It is not a surprise that some seriously good cannabis is developing in legal states. Without legal restrictions keeping the sharing of knowledge or the testing of new strains to a minimum, those who live in recreational areas know just how high the quality of cannabis can be. According to a study conducted by the University of Colorado, Boulder, this is causing a major problem for federal researchers trying to study the plant. The samples they are getting to test are simply not as strong or diverse as the products that can be purchased in legal areas.
The current samples being tested do not show the diversity of the strains available in legal areas, nor do they reflect how strong cannabis can be. Because of this, the findings point out, federal researchers are not accurately documenting the plant’s medical uses, psychological affects, real-world use patterns or the biological properties of the plant itself.
“Those who are seeking to use cannabis to treat medical ailments should be able to determine what specific cannabinoids, and ratios of cannabinoids, will best treat their ailment.”
“Those who are seeking to use cannabis to treat medical ailments should be able to determine what specific cannabinoids, and ratios of cannabinoids, will best treat their ailment,” explained Heather Despres, Head of Science at Yofumo Technology, in a recent interview with CULTURE. “This is best done by studying what people are currently using for both medical and recreational uses. In the same way that pharmaceutical drugs are tested for dosage to ensure that the proper dosage is available to patients, cannabis should be studied similarly.”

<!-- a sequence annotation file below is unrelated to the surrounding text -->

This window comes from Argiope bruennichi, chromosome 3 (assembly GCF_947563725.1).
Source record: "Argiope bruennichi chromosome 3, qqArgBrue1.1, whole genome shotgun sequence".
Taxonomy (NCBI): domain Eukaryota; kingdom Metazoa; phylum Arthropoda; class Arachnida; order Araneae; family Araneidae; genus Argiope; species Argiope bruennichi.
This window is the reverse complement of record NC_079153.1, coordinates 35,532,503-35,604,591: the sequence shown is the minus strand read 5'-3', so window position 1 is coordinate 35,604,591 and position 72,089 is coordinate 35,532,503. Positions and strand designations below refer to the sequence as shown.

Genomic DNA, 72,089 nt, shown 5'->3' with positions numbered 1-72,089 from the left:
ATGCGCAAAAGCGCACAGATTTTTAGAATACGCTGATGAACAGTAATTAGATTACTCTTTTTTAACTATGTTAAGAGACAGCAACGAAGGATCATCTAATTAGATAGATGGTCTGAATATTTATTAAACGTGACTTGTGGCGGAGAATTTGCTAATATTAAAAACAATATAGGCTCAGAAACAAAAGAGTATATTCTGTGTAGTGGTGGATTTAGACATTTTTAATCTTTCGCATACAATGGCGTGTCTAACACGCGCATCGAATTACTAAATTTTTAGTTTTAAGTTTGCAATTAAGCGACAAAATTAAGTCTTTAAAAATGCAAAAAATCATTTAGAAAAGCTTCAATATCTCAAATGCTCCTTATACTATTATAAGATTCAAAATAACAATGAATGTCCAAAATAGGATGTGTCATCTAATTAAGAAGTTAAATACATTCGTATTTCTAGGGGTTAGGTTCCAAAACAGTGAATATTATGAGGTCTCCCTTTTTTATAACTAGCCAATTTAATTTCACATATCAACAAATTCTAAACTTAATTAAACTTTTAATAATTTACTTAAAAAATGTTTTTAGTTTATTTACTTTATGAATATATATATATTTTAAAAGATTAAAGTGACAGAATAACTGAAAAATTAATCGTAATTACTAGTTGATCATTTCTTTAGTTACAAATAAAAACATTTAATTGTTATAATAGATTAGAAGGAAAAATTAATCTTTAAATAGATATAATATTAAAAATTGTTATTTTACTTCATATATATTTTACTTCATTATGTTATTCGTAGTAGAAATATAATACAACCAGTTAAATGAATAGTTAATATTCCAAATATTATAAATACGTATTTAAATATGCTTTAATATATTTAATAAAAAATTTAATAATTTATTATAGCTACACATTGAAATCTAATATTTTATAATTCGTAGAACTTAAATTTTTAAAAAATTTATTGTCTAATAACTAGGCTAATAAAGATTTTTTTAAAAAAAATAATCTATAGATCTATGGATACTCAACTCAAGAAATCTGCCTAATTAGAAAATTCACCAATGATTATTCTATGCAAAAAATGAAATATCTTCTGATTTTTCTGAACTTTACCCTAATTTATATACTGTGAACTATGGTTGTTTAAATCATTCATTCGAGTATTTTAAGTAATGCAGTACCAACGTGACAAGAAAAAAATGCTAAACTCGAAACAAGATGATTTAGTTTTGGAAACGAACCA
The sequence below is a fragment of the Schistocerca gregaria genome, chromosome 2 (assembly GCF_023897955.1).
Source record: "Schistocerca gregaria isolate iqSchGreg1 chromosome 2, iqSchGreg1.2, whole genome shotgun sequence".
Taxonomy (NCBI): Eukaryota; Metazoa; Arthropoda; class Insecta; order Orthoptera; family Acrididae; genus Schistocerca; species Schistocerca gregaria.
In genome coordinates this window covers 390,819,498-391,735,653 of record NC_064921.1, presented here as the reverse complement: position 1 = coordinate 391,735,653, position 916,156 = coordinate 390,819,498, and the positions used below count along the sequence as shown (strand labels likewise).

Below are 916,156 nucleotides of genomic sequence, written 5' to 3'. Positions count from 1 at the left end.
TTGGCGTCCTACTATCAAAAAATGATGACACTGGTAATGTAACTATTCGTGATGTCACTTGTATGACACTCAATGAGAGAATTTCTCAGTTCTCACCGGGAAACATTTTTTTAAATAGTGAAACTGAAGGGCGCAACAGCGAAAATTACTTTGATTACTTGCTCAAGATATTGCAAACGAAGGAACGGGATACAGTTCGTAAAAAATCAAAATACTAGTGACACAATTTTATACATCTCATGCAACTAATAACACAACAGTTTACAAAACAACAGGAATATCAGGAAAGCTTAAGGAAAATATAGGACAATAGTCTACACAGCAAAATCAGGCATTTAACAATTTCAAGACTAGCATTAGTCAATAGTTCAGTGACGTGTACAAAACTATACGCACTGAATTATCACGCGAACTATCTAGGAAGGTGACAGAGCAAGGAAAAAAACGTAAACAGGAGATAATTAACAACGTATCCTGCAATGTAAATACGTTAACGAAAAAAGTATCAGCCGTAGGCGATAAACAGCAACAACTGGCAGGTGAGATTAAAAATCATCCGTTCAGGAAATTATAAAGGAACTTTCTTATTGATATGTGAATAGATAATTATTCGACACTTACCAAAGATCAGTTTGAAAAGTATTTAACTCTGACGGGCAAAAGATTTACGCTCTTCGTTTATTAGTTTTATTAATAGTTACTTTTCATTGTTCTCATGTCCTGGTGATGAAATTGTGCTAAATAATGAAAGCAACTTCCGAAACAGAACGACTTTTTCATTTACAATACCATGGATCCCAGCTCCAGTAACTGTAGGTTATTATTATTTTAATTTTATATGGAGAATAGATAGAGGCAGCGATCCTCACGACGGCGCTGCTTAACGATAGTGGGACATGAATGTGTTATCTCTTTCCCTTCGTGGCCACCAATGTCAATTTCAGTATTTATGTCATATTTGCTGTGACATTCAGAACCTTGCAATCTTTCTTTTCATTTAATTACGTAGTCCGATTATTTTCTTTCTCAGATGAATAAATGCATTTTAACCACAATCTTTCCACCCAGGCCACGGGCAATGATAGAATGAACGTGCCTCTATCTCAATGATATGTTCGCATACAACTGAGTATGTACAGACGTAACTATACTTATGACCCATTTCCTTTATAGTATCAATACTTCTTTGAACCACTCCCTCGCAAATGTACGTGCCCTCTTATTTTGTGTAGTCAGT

According to the Boulder study, the cannabis currently being tested by the National Institute for Drug Abuse (NIDA), is between five and six percent THC, while legal markets have access to THC that is closer to 20 percent in potency. This is important because cannabis still has a Schedule I status with the DEA, meaning that the NIDA is still the only research group in the world that has federal permission to test the plant.
Despres told CULTURE that in addition to the amounts and diversity being off, the method of administration by which patients and recreational users imbibe cannabis is another important point not being taken into account by the NIDA. “In my opinion though, the levels really need to be determined based on routes of administration,” she explained. “While the flowers delivered to patients in the NIDA study may contain only five to six percent THC, that dosage really only applies when smoked. If an extract is made, the concentration increases, and through downstream processing, the concentration can be made higher. More research needs to be done also on sublingual and transdermal applications to determine how much of the cannabinoids are transferred to the bloodstream and how they are received by the endocannabinoid.”
It is clear that if only one research lab in the country can test cannabis, some obvious problems are going to arise in terms of what is being studied and the data and product they have access to. It will not be until cannabis is de or rescheduled that true research can move forward. In the meantime, the University of Boulder study is urging the NIDA to get stronger and more diverse cannabis for their studies.